‘Black-tie optional’ is one of those formal dress codes that creates more doubt than clarity. What was once invented to make party-goers feel more liberated with flexible choices in their formal dressing, has become the cause of a slew of panicked questions at the sight of the phrase on an invite;”What color suit to choose?””Do I need to wear a tux?””What does optional mean?” “Do I need a cummerbund?” What IS a cummerbund?”
Ironically in the Art Deco period of 1920’s famously known as the ‘The Roaring Twenties’ or ‘The Jazz Age’, King Edward VII had passed on, and the far more conservative George V was making his mark in an attempt to reintroduce the formality his father had let slide in the courts. Edward VII had swapped his tailcoat for a blue silk smoking jacket with matching trousers, made by Henry Poole & Co. of Savile Row. It provided the monarch with a more comfortable alternative to the formality of evening tails.
It was Edward VII’s inspired loosening that eventually morphed into the birth of black-tie in 1885 among the well-to-do. This black-tie suit style was then adopted by members of the Tuxedo Club in New York.
Back then it was easy to decipher what black or white tie meant. Today, with when we enjoy a more relaxed dress codes, it’s a tangled mess left upto the majority of men trying to decode what exactly the invite means. Therefore, we have compiled an informative guide from experts from around the world regarding everything you need to know about black-tie optional.
What does black-tie optional mean?
A simple definition of black-tie optional is that the host of an event is planning on wearing standard black-tie and hopes that their guests try to adhere to that as well, though it isn’t necessarily required.
The “Optional” is for men who don’t own traditional black-tie ensembles. It’s a judgment-free acceptance that not all men certainly own or can afford one. If you wish to wear a standard black-tie outfit for a black-tie optional event, you’re perfectly welcome to do so. The fact is that these black-tie optional events are a good opportunity to wear your occasion wear in accordance with all the traditional rules of proper black-tie. Although it’s safe to note that the “optional” part in the dress code shouldn’t be an excuse to dress down parts of a conventional tuxedo or incorporate other less formal elements.
What to wear to a black-tie optional event?
In a broad sense the dress code calls for a dark suit, a white shirt, a dark conservative tie, dark over the calf socks, black leather shoes, and maybe a few conservative accessories.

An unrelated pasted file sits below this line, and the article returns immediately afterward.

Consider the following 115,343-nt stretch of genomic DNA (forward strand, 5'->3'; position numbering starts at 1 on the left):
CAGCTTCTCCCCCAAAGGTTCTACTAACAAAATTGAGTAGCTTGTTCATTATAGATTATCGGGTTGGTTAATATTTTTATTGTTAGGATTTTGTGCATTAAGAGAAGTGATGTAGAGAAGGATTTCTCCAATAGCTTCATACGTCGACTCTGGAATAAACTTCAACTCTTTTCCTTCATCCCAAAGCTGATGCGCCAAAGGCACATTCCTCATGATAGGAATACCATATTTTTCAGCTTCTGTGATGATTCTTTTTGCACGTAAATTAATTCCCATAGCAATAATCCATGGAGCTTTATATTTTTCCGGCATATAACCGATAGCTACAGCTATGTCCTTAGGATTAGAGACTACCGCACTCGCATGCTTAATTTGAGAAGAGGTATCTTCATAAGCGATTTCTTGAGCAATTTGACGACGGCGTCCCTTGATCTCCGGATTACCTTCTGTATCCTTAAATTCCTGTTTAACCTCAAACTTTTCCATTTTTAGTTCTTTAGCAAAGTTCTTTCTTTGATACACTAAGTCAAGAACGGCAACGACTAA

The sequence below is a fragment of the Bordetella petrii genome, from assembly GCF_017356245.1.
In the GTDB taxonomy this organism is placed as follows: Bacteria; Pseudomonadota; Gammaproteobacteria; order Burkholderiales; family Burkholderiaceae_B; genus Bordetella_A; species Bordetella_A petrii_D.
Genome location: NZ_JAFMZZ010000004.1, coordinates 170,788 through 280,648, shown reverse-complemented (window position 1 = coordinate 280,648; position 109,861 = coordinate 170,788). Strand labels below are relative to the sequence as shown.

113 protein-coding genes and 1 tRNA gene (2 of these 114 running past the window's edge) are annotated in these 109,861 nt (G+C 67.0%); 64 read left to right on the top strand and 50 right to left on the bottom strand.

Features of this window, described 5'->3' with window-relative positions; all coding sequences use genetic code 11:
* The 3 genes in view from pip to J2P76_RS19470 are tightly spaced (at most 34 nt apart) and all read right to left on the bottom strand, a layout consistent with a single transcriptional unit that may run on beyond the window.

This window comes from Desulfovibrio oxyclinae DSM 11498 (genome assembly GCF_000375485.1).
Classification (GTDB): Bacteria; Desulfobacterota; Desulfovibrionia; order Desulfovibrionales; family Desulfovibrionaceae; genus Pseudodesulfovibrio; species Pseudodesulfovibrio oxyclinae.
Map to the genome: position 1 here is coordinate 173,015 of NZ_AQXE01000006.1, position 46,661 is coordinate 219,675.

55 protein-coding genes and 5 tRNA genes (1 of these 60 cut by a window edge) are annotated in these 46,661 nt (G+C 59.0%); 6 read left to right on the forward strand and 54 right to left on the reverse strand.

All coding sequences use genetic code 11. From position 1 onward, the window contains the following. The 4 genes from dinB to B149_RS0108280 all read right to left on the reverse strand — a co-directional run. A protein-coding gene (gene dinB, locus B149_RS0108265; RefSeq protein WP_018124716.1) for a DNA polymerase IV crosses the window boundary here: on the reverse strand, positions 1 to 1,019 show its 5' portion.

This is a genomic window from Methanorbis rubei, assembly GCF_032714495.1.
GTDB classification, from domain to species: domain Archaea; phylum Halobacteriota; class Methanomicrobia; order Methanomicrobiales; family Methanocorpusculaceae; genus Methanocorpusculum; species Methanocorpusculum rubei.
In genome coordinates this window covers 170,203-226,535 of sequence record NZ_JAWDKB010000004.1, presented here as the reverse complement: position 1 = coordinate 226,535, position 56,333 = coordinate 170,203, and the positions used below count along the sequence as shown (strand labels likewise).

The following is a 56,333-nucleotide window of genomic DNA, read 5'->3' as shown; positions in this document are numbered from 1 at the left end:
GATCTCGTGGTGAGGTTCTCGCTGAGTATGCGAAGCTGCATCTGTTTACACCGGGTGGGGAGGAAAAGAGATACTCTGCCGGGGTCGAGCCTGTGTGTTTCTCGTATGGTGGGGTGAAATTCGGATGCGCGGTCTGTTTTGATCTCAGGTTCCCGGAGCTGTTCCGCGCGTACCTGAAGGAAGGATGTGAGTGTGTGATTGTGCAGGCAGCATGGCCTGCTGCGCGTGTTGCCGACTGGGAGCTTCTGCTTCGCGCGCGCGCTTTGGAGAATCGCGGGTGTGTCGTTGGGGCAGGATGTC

Suit: The dark suit should be very dark to stay on par with the black tuxedos and to maintain the decorum of the black tie event. Charcoal and midnight blue are also great alternatives. Solid coloured suits are your best choice, though faint patterns such as a light and broad windowpane could be acceptable. Two piece or three piece, single or double-breasted would work.
Shirts: For a significant contrast with a dark suit a white shirt is ideal for black-tie optional events. It’s best to avoid any other colours as it would be too informal for such an event.
Neckwear: The neckwear worn should be dark and solid instead of patterned. A black necktie could be worn but black bow ties should be avoided with dark suits. Keep that for tuxedos. To choose wisely instead of a black necktie you could go with burgundy, navy, a very dark forest green, or dark plum.
Footwear: Simple and classic black Oxfords are your best bet. Black derby shoes, if conservatively styled, could also work. The part that gives you most range in choice and flexibility would be in your accessories. Cufflinks can be silver, gold or any other solid coloured metal and they could feature designs and subtle embellishments.
What to avoid at a black-tie optional event
- Light-coloured suits: Black-tie optional events take place in the evening and a suit in light grey or khaki would definitely not cut it.
- Going without a tie: It’s simple, a black-tie event requires you to wear a tie. It doesn’t matter if it’s a bow tie or a neck tie, but you need to wear one.
- Odd jackets and trousers: If you choose to be creative by wearing khakis or lighter hues with a mix and match blazer, they are simply too casual for an affair involving tuxedos.
- Crazy socks: Socks in bright bold colours, funky patterns can be saved for a more casual event. For black tie-optional events, keep your socks the same colour as your trousers.
Understanding different invitation requirements
- White tie or full dress: Wear a white wing-collar pique shirt, crisp white pique vest, white tie, classic black trousers with formal satin stripe, black tailcoat and black patent shoes.
- Black tie: Wear a classic tuxedo with white shirt, dark vest or cummerbund and black tie. Accessorise with black patent shoes.
- Black tie preferred: This generally means formal evening attire. Black tuxedo, white dinner jacket or dark tuxedo (no tailcoats). Non-formal dress suits are acceptable but not preferred.
- Black tie optional: Not as rigid about formal attire as “black tie” or “black tie preferred.” Still, formal dress is appropriate and acceptable, including black tuxedo and dark contemporary-style tuxedos.
- Black tie invited: This means that you are welcome to dress in formal attire if you like, but it is not required.
- Semi-formal: Allows tuxedo or dinner jacket.
Finally it comes down to this. For someone who doesn’t own a tuxedo and chooses not to rent one, a black tie-optional event is your best friend. You can utilise your existing wardrobe, minimise your expense and still look like a million bucks when you’re at an event amongst the tuxedo-wearing masses. Just make sure that your suit’s well-fitted(ideally made to measure), brushed and dry-cleaned and that your whole look comes together to create a memorable impression.